“This is not the way you should go about making a decision like this,” said Sulton, who is also founder and executive director of DC Justice Lab, a nonprofit that advocates for “community-rooted” public safety reform. “Ninety-three percent of the people sentenced in D.C. are Black. So your job is to fill your office and fill this room with people who can advise you about what is going on. Correct me if I’m wrong, but it looks like you don’t have anybody Black working on legislation.”
The hearing was on Zoom, with Sulton looking sternly at the camera while testifying from her home in Northeast Washington. The discussion was part of a broader effort at reforming the city’s criminal justice system, which produces some of the nation’s worst racial disparities in arrest and incarceration rates. Black people are 47 percent of the city’s population but make up 86 percent of arrests.
Sulton noted that Allen, who is White, had scheduled the meeting for 9:30 a.m. on a weekday when many working people, especially Black people who disproportionately fill in-person essential jobs, would find it difficult to tune in. She also pointed out that the announcement about the hearing had been posted on the D.C. government website just three days earlier, too little time for concerned citizens to prepare cogent presentations.
“Where are the Black people on parole?” she asked Allen. “Where are the Black survivors of crime? The White people who are here have every right, but it is your job to make sure they don’t continue to play an outsized role in the development of policy in the city.”
Allen was nonplussed when he reappeared on the Zoom screen and proceeded to call the next witness. He did not respond to Sulton. But I wish he had engaged her. And hopefully he will set aside another hearing just for that.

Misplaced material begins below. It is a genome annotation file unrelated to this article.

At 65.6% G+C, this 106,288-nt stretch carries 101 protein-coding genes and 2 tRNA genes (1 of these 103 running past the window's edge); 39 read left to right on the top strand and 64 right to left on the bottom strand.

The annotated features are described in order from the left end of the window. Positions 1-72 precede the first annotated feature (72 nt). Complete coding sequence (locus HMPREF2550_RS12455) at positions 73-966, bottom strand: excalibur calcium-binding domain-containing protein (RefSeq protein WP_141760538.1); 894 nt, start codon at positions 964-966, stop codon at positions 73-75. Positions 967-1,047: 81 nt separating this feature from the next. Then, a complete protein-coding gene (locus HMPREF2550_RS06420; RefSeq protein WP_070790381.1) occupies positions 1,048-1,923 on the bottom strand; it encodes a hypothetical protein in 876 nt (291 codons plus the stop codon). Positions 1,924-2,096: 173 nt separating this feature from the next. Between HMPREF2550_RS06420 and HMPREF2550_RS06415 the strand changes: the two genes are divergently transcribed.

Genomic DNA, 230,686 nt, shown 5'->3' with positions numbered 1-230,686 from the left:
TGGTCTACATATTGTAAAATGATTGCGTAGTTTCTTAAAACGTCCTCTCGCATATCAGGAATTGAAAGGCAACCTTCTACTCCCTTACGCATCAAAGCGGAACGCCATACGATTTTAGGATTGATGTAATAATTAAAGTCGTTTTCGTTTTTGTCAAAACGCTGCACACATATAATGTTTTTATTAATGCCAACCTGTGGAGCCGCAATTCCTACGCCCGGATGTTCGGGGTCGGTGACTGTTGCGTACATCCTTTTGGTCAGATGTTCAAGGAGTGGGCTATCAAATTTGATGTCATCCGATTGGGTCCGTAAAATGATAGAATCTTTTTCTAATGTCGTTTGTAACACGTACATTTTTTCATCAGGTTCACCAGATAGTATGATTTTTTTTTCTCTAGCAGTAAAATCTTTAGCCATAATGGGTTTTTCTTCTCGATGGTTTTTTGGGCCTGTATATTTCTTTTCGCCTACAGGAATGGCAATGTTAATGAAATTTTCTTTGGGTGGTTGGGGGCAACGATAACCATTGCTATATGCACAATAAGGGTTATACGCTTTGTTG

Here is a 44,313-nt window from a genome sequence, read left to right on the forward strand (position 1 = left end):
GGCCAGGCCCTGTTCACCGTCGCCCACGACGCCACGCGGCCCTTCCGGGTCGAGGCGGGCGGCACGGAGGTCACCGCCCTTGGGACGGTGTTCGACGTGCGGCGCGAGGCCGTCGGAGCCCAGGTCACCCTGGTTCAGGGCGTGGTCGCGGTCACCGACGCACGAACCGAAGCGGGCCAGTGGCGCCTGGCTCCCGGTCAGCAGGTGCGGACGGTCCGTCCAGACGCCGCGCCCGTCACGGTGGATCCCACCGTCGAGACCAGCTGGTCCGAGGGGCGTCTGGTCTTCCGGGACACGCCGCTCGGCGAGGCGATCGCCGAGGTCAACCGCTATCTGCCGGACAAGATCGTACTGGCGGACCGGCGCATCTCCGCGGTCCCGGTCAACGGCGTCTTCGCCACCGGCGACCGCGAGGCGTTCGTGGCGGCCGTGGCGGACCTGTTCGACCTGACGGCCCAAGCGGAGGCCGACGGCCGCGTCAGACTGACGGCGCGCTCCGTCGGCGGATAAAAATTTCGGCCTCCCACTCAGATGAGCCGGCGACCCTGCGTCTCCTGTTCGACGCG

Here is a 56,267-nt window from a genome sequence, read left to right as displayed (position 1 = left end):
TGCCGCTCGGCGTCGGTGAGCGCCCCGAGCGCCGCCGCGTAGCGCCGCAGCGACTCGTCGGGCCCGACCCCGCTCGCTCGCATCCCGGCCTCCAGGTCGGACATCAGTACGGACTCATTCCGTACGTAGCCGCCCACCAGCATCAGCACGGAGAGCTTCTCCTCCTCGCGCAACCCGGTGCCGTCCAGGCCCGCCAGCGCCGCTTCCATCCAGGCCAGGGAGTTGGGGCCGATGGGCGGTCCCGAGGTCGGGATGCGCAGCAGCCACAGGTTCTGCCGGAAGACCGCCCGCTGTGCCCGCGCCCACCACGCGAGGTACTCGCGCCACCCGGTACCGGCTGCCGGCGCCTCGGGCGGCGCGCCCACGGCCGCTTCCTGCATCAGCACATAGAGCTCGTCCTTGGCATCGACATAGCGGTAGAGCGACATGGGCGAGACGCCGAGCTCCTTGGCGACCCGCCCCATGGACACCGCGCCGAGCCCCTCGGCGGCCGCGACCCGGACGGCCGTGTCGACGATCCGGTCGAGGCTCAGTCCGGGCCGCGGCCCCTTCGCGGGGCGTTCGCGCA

Who gets to speak? Who gets a seat at the decision-making table? Let’s hear policymakers and advocates air out how that really works.
Sulton shared more with me after the hearing.
“I oppose parole boards because you have people meeting behind closed doors, making decisions in secret that affect the liberty of other human beings,” Sulton said. “And I oppose public policy being made that way, too. People working out criminal-justice issues policy in private, then presenting the final product to Black people, saying, ‘Look at this thing we came up with, isn’t it great?’ No, it isn’t. We need to be involved every step of the way.”
Allen, a Democrat who represents Ward 6 on the council, also spoke with me after the hearing. He pointed out that several Black parolees did testify and that he “works hard ” to provide residents with opportunities to participate in policymaking. But he appreciated the point that Sulton was trying to make.
“What I picked up on is that, in addition to coming up with the right decision, she wants us to make sure we are lifting up a number of voices and honoring the lived experiences of people in deciding which path to take,” Allen said.
He agreed that a certain racial sensitivity was called for when dealing with reform of the criminal justice system.
“I think that it is important for me as a White man to acknowledge that there are experiences that I have never had, but I am willing to listen carefully to the lived experiences of others,” he said. “And then take action coming from a place of compassion.”
Allen added: “When we look at the criminal justice system in D.C., the leaders of the Superior Court, the U.S. attorney, the office of attorney general, the leadership of the D.C. police, our mayor — all Black. But I would argue that they hold a diversity of perspectives that I don’t think can be boiled down to race alone.”
Sulton serves as senior legal adviser to the D.C. Criminal Code Reform Commission, as a member of the D.C. Police Reform Commission and as a member of the District’s Task Force on Jails & Justice — in addition to her work at DC Justice Lab and as a lecturer at George Washington University Law School.
“D.C. is one of the wealthiest, best-educated cities but still has the highest incarceration rate in the country. Why?” she asked. “Because of bad policies. And the reason the policies are so bad is because of a lack of inclusion.”
“During some years, 95 percent of the people incarcerated in D.C. are Black,” Sulton said. “For juveniles, that could be 100 percent. Just sit with that for a minute. We have a system of injustice that has been too big, too Black and too expensive for too long.”
She wants to see wholesale reform, an end to every inhumane penal practice, and the revocation of every unfairly applied law.
“We don’t need to hear more from the people who have helped to prop up that system,” she said. “We need to hear from people who are willing to fight for justice.”
At a future hearing, we might even find that Allen agrees.
To read previous columns, go to washingtonpost.com/milloy.